Monday, January 5, 2015

Damien Chazelle Gives Hollywood a Case of Cinematic Whiplash


"There are no two words in the English language more harmful than 'good job'."

The obvious temptation with Whiplash is to either tear it to shreds on its own principle that criticism makes you stronger, or to (ironically) praise it, thereby spelling the director's doom. The central question of the film revolves around the cost of success, asking whether genius can be achieved without sacrifice and perseverance (and what your life is worth if you have neither).

Andrew (Miles Teller) is constantly being pushed to (and past) his breaking point by his teacher Mr. Fletcher (J.K. Simmons), and all of the narrative turning points pivot on his decision to keep trying or give up and take the easy way out. These are the elementary psychological coordinates for (death) drive, as Andrew's proximity to his own destruction makes clear; whether this ethical standpoint ought to apply to jazz (does practice really make perfect in a profession where passion takes precedence?) is a question the film never really asks, for better or for worse.

Where writer/director Damien Chazelle's love for music comes into play is the film's unique rhythm. It builds tension quickly to a small peak just after the halfway point, then drops back down and slowly builds back up to a higher peak for its climactic ending. In terms of Vonnegut's famous "Shapes of Stories," this approximately represents the Cinderella story that fascinated him so much, but with the princess's happiness replaced with Andrew's success as a drummer (something which doesn't necessarily entail being happy). The overall structure of the story might not be anything new (it's basically a sports movie in the mold of Miracle), but this distinct narrative tempo gives it a musical ebb and flow that makes it stand out from the rest of the year's more mainstream releases.

Since it's that time of the year, the most obvious thing to note is that Miles Teller and J.K. Simmons both give outstanding performances (Teller is great not merely "for a young actor" but in general). More interesting for me, however, were the editing and sound mixing. The former is a large part of what I liked about the film's rhythm (and there are some great montages particularly during the performances); the latter is easy to forget about but absolutely integral to the success of a movie where music plays a central role (the drums are a character created by the sound department). The cinematography is fairly strong as well, and for the first time in a long time I felt the use of handheld was actually quite tasteful.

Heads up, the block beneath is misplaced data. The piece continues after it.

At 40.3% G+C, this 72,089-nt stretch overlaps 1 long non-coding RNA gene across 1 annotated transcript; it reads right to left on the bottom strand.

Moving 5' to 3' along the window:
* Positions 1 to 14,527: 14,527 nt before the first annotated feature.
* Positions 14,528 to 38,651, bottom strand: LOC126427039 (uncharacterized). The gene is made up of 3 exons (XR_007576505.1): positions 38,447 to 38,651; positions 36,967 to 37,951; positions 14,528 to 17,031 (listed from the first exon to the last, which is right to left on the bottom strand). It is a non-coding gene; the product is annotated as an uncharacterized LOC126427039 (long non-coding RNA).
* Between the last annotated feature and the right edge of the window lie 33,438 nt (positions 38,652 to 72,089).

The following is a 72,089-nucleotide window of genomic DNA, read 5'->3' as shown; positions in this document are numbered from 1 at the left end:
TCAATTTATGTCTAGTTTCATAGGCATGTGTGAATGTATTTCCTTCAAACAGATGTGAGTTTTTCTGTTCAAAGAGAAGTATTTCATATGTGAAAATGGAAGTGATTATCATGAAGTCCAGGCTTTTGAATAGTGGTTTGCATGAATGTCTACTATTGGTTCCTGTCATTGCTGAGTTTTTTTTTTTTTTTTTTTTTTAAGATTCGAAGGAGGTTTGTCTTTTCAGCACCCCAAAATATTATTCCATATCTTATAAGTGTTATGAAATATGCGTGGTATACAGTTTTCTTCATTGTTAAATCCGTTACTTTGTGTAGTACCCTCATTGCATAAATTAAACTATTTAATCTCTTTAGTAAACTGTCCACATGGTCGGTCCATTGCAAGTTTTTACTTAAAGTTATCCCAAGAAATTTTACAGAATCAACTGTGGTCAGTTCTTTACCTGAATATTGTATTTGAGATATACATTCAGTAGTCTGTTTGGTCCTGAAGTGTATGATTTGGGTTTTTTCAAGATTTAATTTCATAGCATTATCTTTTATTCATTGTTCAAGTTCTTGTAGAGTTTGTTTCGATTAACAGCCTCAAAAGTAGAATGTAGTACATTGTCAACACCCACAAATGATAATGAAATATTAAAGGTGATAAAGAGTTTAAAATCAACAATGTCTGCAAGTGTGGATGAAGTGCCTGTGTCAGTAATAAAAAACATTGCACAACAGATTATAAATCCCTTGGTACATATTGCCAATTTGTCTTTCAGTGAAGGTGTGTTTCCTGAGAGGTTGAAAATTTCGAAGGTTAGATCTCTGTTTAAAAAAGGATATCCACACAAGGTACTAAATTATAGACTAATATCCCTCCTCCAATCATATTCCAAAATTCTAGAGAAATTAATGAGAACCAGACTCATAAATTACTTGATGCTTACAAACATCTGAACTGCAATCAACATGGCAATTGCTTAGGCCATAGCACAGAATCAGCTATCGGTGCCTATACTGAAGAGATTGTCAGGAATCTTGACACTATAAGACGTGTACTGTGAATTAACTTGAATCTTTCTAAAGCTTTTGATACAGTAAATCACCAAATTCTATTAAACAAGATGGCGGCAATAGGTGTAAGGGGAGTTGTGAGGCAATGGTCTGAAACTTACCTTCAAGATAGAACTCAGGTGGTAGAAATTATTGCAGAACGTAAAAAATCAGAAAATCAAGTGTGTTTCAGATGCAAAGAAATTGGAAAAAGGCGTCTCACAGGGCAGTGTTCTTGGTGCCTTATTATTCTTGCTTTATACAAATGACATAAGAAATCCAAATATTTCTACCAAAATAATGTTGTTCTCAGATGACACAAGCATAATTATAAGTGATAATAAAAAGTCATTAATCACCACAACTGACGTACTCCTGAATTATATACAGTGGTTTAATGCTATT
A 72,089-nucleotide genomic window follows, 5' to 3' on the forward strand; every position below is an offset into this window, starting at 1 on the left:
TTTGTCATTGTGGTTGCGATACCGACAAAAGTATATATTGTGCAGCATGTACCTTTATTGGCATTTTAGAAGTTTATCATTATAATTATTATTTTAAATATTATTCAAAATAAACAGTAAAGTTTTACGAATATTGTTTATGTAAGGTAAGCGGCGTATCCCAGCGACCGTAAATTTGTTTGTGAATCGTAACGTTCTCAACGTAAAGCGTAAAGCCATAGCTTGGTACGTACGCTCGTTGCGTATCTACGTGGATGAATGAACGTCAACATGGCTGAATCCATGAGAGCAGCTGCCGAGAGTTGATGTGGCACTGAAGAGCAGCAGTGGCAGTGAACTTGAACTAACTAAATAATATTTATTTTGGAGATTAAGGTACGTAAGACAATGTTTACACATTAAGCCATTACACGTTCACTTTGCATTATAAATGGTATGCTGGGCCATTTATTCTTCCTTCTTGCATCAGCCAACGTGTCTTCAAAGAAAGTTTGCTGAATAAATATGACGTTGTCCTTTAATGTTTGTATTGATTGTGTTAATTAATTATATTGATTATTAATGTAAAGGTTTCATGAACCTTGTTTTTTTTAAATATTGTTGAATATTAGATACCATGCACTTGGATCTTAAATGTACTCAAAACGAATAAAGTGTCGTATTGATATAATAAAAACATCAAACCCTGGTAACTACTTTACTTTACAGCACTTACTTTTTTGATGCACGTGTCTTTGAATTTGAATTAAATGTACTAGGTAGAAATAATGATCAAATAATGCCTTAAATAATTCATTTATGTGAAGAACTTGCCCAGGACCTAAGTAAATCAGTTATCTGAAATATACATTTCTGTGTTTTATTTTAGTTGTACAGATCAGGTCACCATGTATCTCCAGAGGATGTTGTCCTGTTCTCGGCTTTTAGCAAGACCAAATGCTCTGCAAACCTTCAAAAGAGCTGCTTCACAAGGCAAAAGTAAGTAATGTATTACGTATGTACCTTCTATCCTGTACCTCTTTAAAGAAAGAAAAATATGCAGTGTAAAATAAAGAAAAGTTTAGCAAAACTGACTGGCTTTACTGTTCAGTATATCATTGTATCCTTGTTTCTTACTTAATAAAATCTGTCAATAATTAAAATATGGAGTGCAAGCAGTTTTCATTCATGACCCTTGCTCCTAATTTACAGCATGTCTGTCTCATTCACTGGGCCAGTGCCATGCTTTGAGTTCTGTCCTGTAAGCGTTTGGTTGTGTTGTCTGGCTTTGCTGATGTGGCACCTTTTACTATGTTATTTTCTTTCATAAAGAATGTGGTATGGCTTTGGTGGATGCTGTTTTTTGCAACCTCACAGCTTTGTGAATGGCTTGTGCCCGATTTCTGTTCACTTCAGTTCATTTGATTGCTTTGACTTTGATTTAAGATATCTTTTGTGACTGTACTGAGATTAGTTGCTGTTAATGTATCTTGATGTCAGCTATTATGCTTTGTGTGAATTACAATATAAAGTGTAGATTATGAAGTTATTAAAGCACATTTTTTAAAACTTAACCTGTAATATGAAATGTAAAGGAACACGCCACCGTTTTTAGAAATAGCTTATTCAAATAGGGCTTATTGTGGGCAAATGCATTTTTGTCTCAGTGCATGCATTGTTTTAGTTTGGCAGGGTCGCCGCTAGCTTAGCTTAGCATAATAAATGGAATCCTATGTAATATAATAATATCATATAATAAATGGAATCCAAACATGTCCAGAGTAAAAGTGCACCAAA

The film's not without its problems. Beyond the question of whether its philosophy ought to actually apply to the world of jazz, I'm not at all convinced the girlfriend worked for the story (not because of anything Melissa Benoist does or doesn't do, her character just wasn't written in well enough—the final phone call is particularly perplexing).

Every year I have a difficult time around awards season because of the inevitable gap between what are considered "good movies" and what I actually enjoy watching. A lot of attention is paid to big performances, and I often feel this comes at the expense of other aspects of film I personally find more interesting. In this sense, Whiplash is a case of the best of both worlds. It's a well made film about the struggles of a young man to maintain his drive, and that's exactly the kind of Oscar-bait I'm willing to put my weight behind. A late comer to my favorites of 2014, this movie has now sneaked into my top 10 for the year.

2014: Yearly Releases

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